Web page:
Cross-posted on the MITX blog
One of my favorite quotes is from the science fiction writer William Gibson. He once said, “The future’s already here — it’s just not evenly distributed.” I first grandly predicted the Year Of Mobile in 2000. Now, finally, there’s enough of it here that I can claim to be right.
What’s happening in mobile right now is exactly what happened during the stampede to the desktop web in 1995. Organizations are trying to force-fit existing content and transactions to meet the needs of a new use case. Unfortunately, in most instances, it’s not working. There are so many mobile–appropriate and even mobile-magical opportunities left on the table.
Social is the accelerant that’s igniting the mobile platform. It took AOL 9 years to get to one million users; it took Facebook 9 months, and it took Draw Something only 9 days. (Source) Mobile apps spread socially – brands need to figure out how their mobile experiences fit into that ecosystem, and how learned mobile behaviors, from gestural inference to game mechanics, provide opportunities to surf the social wave.
But on the technical front, figuring out what to do with mobile isn’t always easy. Developing for mobile elicits church and state decision points, like native app vs. mobile web. Both play an important role in the mobile ecosystem. However, the advent of HTML 5 is helping to address this. Better HTML support in native apps allows for faster/cheaper native app creation for both smartphones and tablets. The “hybrid” approach of injecting HTML5 code into native allows developers to do both effectively. And of course browser-based apps can be made more compelling. Check out Facebook at http://m.facebook.com/ on iPhone/iPad’s Safari web browser and compare it to Facebook iPhone app and iPad app experiences, for example.
Another emerging religious issue is responsive design vs. RESS (responsive endpoint with server-side adaptation). Responsive design addresses a fundamental challenge that everyone’s facing today: how to serve the growing variety of physical form factors of end-user devices. Responsive design assumes that all users on all devices want the same content, just formatted differently. That’s not always true; if you’re walking down the street looking at an iPhone for a few seconds, do you really want to see everything served up to a user sitting in front of a large-screen desktop? In contrast, RESS does more of the work server-side, and offers customized (and reduced) content for different form factors.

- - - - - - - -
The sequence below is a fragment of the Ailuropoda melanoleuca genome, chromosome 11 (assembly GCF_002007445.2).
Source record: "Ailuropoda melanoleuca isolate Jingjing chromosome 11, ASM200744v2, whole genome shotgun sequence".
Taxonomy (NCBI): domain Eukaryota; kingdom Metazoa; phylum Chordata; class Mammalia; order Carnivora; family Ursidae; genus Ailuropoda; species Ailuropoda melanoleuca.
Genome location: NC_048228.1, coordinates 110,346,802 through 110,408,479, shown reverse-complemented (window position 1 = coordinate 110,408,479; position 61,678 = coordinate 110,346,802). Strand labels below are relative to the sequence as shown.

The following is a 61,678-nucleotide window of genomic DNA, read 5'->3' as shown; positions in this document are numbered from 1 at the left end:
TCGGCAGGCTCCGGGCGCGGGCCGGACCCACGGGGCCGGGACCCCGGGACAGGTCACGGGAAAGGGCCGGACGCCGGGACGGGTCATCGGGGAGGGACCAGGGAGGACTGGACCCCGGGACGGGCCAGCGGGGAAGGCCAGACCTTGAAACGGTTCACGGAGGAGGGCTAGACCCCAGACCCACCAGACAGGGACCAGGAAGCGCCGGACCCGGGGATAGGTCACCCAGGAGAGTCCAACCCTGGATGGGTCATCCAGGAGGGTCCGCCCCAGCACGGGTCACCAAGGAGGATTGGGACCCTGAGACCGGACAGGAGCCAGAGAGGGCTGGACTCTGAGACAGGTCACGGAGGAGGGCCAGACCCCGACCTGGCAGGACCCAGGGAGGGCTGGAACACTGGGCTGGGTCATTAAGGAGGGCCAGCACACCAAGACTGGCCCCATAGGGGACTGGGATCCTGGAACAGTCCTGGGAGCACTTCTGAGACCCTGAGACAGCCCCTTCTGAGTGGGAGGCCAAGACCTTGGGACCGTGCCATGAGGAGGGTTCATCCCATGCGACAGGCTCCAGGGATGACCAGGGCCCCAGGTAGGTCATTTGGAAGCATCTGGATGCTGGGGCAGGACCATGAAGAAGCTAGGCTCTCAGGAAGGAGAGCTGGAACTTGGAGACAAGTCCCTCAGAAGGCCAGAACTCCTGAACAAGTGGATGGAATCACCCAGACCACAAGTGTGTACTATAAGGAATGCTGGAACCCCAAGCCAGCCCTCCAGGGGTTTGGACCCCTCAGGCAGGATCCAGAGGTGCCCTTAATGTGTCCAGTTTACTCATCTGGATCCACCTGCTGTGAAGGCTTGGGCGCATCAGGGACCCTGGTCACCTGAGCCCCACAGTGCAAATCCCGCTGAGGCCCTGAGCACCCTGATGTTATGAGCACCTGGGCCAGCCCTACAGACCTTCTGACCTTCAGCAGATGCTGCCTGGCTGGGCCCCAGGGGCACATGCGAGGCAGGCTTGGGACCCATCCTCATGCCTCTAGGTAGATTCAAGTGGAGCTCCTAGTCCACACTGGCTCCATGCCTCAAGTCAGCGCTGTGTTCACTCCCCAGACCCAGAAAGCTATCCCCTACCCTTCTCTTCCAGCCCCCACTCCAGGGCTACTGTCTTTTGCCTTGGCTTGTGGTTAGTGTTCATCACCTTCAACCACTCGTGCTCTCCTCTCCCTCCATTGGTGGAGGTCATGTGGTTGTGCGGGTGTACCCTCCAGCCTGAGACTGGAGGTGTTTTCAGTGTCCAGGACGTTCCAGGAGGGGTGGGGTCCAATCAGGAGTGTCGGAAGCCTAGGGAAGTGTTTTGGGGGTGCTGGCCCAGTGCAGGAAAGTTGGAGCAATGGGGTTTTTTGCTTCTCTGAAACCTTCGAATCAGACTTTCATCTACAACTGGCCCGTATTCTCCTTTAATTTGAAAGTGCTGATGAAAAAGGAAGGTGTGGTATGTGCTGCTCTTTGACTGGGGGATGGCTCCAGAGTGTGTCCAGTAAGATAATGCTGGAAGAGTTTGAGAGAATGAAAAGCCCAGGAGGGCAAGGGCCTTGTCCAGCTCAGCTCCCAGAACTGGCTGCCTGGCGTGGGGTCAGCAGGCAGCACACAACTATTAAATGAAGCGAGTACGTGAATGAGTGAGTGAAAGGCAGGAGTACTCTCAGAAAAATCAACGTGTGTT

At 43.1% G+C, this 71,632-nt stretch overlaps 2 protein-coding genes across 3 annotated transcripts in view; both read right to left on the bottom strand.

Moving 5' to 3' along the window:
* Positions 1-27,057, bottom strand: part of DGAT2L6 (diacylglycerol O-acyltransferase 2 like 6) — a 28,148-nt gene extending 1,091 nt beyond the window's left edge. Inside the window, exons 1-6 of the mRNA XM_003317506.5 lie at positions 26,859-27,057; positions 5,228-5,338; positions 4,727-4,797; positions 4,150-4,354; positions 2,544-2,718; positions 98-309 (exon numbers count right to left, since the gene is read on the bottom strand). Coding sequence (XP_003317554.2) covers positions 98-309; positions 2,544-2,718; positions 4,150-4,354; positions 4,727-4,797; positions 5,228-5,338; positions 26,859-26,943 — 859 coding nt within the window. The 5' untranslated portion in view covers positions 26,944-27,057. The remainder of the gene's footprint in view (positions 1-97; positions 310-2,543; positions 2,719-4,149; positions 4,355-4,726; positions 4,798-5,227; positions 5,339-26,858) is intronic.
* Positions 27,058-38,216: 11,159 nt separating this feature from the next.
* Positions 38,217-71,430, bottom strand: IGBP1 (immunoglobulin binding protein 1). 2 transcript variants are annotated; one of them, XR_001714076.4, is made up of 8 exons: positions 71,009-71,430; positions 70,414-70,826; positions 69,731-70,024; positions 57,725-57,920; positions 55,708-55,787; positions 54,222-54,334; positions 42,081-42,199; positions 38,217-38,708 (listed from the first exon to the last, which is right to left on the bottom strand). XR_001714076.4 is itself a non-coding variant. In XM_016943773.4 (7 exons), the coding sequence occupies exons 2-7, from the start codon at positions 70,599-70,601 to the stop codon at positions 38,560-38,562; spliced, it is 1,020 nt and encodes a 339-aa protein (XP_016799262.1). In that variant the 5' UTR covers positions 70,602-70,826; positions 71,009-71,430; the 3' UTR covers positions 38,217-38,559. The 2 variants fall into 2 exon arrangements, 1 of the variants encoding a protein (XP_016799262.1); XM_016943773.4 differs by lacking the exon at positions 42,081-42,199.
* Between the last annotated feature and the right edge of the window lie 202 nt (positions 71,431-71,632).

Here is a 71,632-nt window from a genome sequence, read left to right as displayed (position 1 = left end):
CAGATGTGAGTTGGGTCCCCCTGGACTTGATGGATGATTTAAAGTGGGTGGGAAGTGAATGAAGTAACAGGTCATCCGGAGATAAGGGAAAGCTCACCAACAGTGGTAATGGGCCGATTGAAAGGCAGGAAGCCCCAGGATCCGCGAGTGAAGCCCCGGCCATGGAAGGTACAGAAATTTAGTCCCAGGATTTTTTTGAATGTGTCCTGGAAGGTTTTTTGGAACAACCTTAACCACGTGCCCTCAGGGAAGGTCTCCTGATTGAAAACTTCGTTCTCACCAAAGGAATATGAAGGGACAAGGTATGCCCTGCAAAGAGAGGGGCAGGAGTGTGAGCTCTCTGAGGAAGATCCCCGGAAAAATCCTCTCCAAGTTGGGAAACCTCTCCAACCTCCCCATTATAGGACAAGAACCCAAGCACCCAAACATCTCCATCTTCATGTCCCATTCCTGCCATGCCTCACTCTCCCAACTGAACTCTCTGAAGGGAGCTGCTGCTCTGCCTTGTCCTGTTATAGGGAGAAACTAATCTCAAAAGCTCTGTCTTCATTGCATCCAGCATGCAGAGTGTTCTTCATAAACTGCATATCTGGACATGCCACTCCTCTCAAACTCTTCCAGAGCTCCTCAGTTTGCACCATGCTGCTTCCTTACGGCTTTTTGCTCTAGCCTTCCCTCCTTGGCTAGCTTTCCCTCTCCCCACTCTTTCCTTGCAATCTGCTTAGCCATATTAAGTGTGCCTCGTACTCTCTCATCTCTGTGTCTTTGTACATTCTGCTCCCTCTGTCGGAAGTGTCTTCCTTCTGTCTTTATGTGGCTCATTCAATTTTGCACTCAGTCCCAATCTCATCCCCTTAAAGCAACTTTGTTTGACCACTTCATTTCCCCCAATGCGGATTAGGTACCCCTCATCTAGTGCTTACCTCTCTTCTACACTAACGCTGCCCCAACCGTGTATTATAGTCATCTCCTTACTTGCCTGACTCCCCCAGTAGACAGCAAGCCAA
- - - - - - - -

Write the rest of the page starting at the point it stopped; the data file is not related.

What’s next for mobile?
First, analyst firms report that in just a few years the number of mobile devices will dwarf the number of personal computers. We see it anecdotally with the devices students bring to university each fall, and we see it as mobile-first behaviors are reflected in our site analytics and app download numbers. This will be a wake-up call for organizations used to thinking of mobile as discrete apps or afterthoughts.
Second, the steep innovation and adoption trajectories mean that generations just a few years apart are having very different experiences with mobile. We’ve all seen the video of the baby trying to make the print magazine behave like the iPad – and who knows what her little brother will expect? So the rapidly growing and rapidly changing experience of mobile will be yet another way consumer behaviors drive seismic shifts in the enterprise. In the mobile near-future, we may see a more seamless interaction with things and people around us, compared with the relatively clunky and interruptive way we “check in” today. Tablets are already changing how people – especially senior ones — access and share information in business meetings, too.
So, “mobile first and mobile everywhere” is where we’re headed. It took me a decade, but just like that stopped watch, the prediction was finally right.
Last modified: September 16, 2012